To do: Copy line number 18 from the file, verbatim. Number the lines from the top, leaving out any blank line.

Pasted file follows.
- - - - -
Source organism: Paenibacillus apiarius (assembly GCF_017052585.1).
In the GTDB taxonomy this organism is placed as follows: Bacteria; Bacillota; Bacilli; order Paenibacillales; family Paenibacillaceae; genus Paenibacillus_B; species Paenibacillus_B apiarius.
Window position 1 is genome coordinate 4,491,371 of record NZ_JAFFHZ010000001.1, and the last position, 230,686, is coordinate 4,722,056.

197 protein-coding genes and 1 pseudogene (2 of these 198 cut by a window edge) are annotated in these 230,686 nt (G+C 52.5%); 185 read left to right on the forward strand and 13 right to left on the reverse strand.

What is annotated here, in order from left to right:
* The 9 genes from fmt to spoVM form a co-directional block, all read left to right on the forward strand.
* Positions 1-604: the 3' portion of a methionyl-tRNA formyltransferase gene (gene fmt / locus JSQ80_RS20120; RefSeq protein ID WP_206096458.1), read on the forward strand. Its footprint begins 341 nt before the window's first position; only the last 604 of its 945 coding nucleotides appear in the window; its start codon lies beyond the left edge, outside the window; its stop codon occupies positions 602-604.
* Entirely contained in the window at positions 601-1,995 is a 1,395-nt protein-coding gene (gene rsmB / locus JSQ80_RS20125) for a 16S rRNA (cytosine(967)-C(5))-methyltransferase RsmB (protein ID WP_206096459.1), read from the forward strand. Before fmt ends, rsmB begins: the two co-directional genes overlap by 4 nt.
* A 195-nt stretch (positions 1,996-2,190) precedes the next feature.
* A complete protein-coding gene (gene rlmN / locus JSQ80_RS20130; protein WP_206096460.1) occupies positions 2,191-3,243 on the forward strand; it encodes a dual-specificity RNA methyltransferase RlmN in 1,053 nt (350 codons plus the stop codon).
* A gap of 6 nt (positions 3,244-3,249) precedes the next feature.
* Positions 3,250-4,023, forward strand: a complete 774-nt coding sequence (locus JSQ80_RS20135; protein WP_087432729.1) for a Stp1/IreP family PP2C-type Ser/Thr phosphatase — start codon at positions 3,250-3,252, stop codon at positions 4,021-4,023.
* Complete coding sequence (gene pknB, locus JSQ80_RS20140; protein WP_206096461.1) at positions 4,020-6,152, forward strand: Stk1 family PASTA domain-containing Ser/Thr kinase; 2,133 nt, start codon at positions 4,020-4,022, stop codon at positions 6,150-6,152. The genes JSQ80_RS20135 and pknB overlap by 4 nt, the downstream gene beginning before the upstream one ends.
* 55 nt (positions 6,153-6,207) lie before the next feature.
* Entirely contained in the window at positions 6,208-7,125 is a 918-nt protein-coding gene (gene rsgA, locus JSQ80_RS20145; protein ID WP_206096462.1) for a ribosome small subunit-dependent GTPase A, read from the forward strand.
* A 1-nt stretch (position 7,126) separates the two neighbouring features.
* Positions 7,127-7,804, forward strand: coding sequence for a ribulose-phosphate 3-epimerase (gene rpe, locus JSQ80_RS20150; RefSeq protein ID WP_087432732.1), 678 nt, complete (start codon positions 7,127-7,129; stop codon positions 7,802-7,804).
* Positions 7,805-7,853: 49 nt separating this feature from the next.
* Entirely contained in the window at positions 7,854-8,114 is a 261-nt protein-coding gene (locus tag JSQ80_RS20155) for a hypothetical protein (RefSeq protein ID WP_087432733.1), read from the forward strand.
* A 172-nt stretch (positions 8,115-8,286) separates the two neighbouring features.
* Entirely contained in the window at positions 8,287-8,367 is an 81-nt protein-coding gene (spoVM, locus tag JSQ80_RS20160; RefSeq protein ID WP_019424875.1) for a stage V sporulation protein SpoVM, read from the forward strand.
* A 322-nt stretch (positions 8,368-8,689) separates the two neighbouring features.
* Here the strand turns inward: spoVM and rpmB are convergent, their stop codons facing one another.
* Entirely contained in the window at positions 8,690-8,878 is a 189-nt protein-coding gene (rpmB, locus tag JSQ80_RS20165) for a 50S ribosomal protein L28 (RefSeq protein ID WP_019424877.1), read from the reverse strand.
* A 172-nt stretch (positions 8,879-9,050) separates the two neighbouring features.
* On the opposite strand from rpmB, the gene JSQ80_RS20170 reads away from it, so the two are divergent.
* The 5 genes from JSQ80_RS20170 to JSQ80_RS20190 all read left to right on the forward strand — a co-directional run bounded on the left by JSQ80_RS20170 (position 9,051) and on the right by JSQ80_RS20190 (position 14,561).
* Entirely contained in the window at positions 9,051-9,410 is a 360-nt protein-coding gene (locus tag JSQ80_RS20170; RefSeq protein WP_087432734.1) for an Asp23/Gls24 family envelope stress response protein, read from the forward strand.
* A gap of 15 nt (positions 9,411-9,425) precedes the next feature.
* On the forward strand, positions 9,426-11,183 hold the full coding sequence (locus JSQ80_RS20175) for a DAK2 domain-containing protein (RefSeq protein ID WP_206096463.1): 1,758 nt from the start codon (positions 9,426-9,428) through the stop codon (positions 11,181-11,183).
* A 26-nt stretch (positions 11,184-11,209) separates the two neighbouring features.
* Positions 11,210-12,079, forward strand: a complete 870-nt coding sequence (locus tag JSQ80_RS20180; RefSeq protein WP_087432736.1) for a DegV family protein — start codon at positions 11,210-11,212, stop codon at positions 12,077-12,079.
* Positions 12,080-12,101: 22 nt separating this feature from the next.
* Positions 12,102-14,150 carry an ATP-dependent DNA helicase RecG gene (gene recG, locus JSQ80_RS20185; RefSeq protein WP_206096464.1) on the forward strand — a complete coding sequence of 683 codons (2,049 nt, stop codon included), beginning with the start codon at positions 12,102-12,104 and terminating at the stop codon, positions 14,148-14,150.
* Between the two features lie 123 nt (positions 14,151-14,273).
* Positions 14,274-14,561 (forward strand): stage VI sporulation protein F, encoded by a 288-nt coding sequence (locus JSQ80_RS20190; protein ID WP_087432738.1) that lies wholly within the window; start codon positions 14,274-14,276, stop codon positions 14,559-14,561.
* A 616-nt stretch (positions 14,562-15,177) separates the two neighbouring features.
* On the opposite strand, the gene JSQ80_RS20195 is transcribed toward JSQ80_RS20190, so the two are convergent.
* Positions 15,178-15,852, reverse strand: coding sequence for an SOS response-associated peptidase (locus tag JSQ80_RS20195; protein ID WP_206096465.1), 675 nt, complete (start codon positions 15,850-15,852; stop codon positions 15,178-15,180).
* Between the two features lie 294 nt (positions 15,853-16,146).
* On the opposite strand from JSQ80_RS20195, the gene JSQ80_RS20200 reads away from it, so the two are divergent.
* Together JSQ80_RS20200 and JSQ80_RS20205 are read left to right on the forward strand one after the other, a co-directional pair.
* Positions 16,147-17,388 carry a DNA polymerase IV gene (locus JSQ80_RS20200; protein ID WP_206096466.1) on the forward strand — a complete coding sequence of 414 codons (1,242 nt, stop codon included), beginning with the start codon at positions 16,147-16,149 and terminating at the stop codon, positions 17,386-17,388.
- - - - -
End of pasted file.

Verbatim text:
* Positions 7,805-7,853: 49 nt separating this feature from the next.